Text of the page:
Spending money ain’t so fun anymore.
For years now, Steam sales have been a pretty huge event that occur a couple of times a year. Offering discounts of up to 90% off of a huge number of games, Steam sales are often celebrated in the PC gaming sphere. Back in November 2015, however, Steam sales changed for good, and ever since, they’ve never quite been the same.
Prior to this, Steam sales had a lot more moving parts. Daily Deals would change every day, bringing the best discounts on a range of titles for one day only before going back to a higher, though still slightly discounted price. A Community Choice section would have users voting on one of three games they wanted to see get a heavier discount, and Flash Sales brought about heavy discounts on a handful of games every eight hours. On top of this, there were even fun free games that saw users fighting enemy monsters in order to unlock Summer Sale Trading Cards and special additional discounts on a range of games.
The way these past Steam sales worked meant that you had a reason to check back in on Steam every day to see what was going on. Had that indie title you were eyeing up got a heavier discount in the Daily Deals or Flash Sales? Was there an awesome game in the Community Choice? Or perhaps you had a couple of spare hours and wanted to grind your way through the Monster Summer Game for extra cards and discounts. Steam sales weren’t just a less chaotic and claustrophobia-inducing way to get some great deals. They were a fun event that had players interacting more than simply scrolling through the pages or checking their wishlists.
The changes in November 2015 eradicated all of this in favor of a system that is far more user-friendly. But, in doing so, they feel pretty much like any other online sale. Games stay at the same discounted price for the duration of the (normally) week-long period. Every 24-48 hours, the games on the front page may change, but it’s nothing you won’t have already seen if you went searching deep into the Store on day one.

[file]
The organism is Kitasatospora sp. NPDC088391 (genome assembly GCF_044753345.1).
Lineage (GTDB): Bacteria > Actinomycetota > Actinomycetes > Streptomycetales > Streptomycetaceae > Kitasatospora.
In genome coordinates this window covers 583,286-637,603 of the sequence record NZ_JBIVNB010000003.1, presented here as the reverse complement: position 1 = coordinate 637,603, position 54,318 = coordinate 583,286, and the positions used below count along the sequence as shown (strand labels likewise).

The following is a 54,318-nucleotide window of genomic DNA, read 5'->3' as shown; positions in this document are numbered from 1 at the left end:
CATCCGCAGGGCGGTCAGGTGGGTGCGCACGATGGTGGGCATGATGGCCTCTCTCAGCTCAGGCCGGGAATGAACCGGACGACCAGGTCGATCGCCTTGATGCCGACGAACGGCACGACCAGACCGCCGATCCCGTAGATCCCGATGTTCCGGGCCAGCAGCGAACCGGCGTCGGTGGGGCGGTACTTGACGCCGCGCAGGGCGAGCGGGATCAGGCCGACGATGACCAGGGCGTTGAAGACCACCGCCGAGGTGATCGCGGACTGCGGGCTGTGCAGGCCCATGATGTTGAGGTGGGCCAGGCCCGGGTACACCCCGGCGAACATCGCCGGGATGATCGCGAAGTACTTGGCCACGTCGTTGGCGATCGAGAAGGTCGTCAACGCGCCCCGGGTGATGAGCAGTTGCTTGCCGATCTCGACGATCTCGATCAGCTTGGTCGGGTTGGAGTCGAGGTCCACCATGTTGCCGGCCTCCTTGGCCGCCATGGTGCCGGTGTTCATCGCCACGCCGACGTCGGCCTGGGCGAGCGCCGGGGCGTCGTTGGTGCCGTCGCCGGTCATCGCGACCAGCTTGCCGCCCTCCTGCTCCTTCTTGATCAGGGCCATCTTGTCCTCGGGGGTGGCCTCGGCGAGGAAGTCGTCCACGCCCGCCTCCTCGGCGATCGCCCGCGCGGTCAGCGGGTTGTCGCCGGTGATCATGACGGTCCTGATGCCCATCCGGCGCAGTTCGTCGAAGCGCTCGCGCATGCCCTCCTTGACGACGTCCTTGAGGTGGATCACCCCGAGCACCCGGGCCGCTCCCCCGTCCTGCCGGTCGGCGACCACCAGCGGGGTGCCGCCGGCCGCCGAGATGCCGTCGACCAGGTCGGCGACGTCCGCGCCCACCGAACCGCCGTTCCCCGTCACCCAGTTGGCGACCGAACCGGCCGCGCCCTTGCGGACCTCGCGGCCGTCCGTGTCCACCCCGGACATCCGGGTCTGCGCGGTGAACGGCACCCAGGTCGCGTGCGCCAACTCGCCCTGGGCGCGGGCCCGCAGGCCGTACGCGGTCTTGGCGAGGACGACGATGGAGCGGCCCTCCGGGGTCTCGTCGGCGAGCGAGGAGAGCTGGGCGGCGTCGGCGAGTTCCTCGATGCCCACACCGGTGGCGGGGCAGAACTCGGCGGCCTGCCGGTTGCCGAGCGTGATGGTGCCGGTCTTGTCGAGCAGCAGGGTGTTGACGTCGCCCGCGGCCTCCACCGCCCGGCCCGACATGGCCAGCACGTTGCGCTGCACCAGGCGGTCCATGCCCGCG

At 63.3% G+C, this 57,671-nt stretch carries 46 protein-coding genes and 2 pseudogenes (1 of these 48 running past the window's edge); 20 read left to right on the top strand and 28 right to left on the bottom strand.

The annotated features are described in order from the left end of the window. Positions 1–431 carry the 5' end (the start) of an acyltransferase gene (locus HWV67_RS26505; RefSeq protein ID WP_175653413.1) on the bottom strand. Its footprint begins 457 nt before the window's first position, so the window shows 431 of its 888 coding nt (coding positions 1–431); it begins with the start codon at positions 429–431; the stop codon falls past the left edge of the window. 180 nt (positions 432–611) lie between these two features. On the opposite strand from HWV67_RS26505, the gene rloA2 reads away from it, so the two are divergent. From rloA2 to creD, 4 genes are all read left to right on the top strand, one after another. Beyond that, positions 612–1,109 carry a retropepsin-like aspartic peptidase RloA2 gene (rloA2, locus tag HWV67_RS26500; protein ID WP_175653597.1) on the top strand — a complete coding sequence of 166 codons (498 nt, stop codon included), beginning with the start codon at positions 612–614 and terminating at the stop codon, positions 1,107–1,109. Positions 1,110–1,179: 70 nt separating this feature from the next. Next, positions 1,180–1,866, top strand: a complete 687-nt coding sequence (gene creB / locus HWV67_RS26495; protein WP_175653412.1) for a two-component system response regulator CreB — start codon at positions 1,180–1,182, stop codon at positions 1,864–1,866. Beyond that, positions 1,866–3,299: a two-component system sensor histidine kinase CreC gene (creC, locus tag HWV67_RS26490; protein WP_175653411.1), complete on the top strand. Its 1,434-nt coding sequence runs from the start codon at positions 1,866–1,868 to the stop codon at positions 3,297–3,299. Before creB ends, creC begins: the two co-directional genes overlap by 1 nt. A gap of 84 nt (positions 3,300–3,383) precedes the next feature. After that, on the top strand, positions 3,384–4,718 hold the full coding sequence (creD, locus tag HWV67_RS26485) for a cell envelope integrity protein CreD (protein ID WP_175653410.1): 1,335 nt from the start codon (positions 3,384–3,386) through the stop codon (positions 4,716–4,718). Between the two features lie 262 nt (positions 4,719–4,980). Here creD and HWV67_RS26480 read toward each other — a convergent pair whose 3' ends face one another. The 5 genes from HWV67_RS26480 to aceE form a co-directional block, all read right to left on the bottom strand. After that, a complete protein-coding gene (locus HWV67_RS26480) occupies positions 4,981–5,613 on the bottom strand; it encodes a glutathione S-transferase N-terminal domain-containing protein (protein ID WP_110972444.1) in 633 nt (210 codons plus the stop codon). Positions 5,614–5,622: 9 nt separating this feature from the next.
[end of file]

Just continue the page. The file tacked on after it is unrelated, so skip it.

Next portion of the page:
What this means is that those who simply don’t have the time to be checking into Steam on a daily or eight-hourly basis are no longer missing out. You no longer have to check in every morning in the hopes that the latest AAA blockbuster had another 10% knocked off its already discounted price. Nor do you need to worry that those games on your wishlist will be at their lowest price just before payday when you can’t afford them.
It’s a system that accommodates for the busy lives of its users, but in doing so, has lost the aforementioned event feel. Santa Gabe is no longer bringing you a bunch of different, further discounted games each day, and you’re likely not spending as much as a result because there’s not the “gotta get it now” urge that there used to be.
Steam’s adoption of this more traditional sales format may be more beneficial to the end user, but in doing so, it lost what made it special. There’s no personality to the proceedings, and while there are still those who will clamor for the latest set of Steam Sale Trading Cards, they’re now completely locked behind a paywall. The old Steam sales made it somehow incredibly fun and easy to hand over fistfuls of cash multiple times throughout a week on games you’d likely never get around to playing. Yet, despite the cries of our wallets, the Steam sales of yore are sorely missed.